Commitment To Training

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Preparing for advanced material repairs with certification, training and equipment

Sunday, January 1, 2017 - 09:00
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OEMs are hard pressed to produce vehicles that are not only stylish, functional and cool looking, but that are also extremely fuel efficient and safe as well. Gasoline engines are only about 30 percent efficient, so that means 70 percent of that energy is wasted. So how can the OEMs get more miles and improve efficiency? Hybrids and electric vehicles have helped, but we still have gasoline and diesel engines. If lighter materials are used, the challenge is keeping build costs down and in turn selling prices, while also maintaining safety.

Audi Q7 frontal components aluminum and steel

Over the past 20 years, we have seen more and more Advanced High Strength Steels (AHSS) trickle down from the high-end luxury vehicles to the mass-produced vehicles. We saw the same with aluminum components on panels for mass-produced vehicles, and now we are seeing aluminum-intensive vehicles in the less than $50k price range. Over the past few years, we have seen high-end vehicles produced with Carbon Fiber Reinforced Polymer (CFRP). How far off do you think it is before CFRP is found in affordable mass-produced vehicles? Think about it this way: many OEs utilize plastic or plastic composite for radiator core supports. How long before they use CFRP to lighten the vehicle weight? In the near future this material will start to show up as structural components on affordable cars. Repair facilities need to be prepared to be able to repair these advanced-material vehicles. 

Understanding the industry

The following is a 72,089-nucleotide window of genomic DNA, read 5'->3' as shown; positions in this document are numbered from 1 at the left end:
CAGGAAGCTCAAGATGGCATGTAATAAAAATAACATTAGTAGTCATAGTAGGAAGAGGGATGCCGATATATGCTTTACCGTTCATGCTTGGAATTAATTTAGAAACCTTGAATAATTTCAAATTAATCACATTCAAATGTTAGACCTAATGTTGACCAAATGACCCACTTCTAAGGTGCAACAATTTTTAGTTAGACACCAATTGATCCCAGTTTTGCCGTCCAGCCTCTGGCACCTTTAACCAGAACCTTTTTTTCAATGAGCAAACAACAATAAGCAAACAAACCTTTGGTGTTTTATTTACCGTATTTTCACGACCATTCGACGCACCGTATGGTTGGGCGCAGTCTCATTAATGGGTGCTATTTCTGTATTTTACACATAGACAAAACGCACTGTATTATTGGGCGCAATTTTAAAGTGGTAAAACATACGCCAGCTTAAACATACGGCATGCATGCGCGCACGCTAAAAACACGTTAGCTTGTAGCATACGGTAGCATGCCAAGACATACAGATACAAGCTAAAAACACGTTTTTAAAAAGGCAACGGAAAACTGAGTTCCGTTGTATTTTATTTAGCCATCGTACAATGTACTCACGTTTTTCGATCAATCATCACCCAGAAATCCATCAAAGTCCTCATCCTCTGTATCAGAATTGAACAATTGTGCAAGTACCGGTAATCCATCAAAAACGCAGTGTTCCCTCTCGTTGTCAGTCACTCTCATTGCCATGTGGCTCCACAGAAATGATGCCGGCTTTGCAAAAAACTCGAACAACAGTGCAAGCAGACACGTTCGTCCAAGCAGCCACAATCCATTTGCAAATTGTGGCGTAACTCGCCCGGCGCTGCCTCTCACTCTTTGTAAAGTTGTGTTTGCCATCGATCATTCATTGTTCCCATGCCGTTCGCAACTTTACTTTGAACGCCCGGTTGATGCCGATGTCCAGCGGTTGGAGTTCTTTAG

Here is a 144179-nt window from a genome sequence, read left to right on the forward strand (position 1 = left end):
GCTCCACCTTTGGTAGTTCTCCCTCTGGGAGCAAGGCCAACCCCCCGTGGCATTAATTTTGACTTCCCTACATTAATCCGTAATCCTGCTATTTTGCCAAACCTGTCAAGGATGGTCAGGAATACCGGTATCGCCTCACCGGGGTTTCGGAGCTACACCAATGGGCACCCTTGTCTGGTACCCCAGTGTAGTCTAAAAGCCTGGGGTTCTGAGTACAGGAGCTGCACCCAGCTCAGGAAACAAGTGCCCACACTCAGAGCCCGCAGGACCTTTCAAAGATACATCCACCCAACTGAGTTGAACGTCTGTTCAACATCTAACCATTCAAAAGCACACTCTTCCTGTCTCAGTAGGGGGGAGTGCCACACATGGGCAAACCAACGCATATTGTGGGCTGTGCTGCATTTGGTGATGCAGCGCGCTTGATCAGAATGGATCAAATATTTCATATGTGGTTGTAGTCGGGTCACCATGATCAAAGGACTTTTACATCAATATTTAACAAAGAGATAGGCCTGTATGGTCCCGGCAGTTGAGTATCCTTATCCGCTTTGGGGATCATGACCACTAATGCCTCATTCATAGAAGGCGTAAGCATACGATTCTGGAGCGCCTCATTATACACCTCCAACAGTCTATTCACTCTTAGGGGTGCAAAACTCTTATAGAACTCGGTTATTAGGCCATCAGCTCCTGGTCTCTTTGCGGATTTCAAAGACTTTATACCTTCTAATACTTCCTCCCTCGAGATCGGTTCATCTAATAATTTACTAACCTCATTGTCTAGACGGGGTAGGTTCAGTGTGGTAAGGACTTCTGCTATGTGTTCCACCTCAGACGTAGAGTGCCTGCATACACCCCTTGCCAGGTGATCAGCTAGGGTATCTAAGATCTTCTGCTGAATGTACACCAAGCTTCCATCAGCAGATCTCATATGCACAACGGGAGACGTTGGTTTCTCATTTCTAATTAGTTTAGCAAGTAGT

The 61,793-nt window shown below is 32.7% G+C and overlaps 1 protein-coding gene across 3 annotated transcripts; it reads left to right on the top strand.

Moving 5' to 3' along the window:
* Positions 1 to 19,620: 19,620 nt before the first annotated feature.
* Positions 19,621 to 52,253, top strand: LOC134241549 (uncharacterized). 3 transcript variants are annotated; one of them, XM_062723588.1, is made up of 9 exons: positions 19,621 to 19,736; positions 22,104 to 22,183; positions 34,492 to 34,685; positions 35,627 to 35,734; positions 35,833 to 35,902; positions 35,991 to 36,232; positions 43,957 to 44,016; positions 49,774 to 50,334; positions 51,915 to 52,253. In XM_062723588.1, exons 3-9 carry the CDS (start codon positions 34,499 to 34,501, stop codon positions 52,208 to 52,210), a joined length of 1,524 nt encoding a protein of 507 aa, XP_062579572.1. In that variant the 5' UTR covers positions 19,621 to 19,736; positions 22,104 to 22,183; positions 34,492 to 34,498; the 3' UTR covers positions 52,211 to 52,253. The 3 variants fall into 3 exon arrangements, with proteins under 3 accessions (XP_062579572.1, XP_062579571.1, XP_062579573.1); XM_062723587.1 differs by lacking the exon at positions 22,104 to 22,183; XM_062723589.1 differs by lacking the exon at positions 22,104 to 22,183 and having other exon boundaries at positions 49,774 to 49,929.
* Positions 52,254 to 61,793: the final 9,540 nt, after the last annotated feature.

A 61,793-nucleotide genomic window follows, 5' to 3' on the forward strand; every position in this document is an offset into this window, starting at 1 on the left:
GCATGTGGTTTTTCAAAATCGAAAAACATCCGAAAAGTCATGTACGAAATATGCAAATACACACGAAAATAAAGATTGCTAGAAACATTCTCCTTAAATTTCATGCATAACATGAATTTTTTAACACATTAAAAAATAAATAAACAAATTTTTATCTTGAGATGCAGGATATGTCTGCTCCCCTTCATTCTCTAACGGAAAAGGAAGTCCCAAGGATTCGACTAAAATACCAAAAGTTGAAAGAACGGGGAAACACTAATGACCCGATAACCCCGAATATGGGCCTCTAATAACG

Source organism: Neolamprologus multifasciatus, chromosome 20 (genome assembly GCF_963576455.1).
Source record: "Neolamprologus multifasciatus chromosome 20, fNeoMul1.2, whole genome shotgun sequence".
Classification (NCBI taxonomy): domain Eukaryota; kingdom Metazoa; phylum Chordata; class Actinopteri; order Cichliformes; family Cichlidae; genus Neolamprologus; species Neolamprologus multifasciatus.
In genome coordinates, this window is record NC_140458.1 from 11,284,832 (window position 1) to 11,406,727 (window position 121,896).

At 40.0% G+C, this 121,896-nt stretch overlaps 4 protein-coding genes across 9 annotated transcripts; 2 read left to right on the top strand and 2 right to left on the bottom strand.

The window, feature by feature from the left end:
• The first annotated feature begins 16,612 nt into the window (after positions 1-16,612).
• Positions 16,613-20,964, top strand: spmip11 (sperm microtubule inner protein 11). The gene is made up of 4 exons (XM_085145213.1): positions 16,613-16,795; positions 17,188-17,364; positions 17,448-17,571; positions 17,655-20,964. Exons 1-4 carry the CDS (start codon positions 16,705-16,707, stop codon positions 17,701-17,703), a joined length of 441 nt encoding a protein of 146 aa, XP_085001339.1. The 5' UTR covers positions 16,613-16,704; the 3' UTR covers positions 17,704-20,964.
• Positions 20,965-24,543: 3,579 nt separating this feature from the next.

Some of you may be reading this and thinking that what I’m telling you is nothing new. However, there are many shops across the country that are out of touch and repairing vehicles in the same ways they were repaired in the 60s and 70s. If you are on any of the industry Facebook pages such as — but not limited to — Collision Repair Technicians United, Auto Body Repair, National Auto Collision Instructor Association or any of the other auto body groups, you will see posts asking for opinions on equipment choices for upgrades, questions about repair procedures that seem to not make sense, material types, and even how to handle a particular issue or problem pertaining to a claim. However, more often than many would prefer, you will see posts on clipping, rolling clip or full-body sectioning and how the posting technician feels they did a great job. Then all hell breaks loose. Comments roll in on why these procedures shouldn’t be performed, and then egos kick in and it gets ugly.

Audi Q7 lower front aluminum rail sectioning bolt bonding
Audi TT A-pillar sectioning rivet bonding, FDS bonding and bolt bonding

You will also see posts with panels that should be replaced, and there is body filler top to bottom, left to right, side to side, and once again an educational conversation turns into an ego measuring contest. Surprisingly, after all the mudslinging and name calling, most of the technicians who at first tried to defend an incorrect repair come away actually understanding what they should have done. 

A diagnosis from Dr. Montanez

The main issue is that many people in our industry suffer from one or more of several aliments. These aliments include:

  1. A shop owner who will not invest in equipment and or training.
  2. Technicians who are not properly trained.
  3. Technicians focused on completing repairs quickly as it impacts their pay, rather than on proper repairs.
  4. Shop management and/or estimators who cater to an insurer’s preferences either on a direct repair or in an independent shop.
  5. Lack of knowledge on OEM repair procedures, materials and/or state laws and rules.
  6. Lack of training on modern equipment.
  7. Techs and owners who don’t read industry magazines or keep up with industry trends and technology.

Do you suffer from one or more of these? Dr. Montanez is going to help you overcome these aliments with the following prescriptions.

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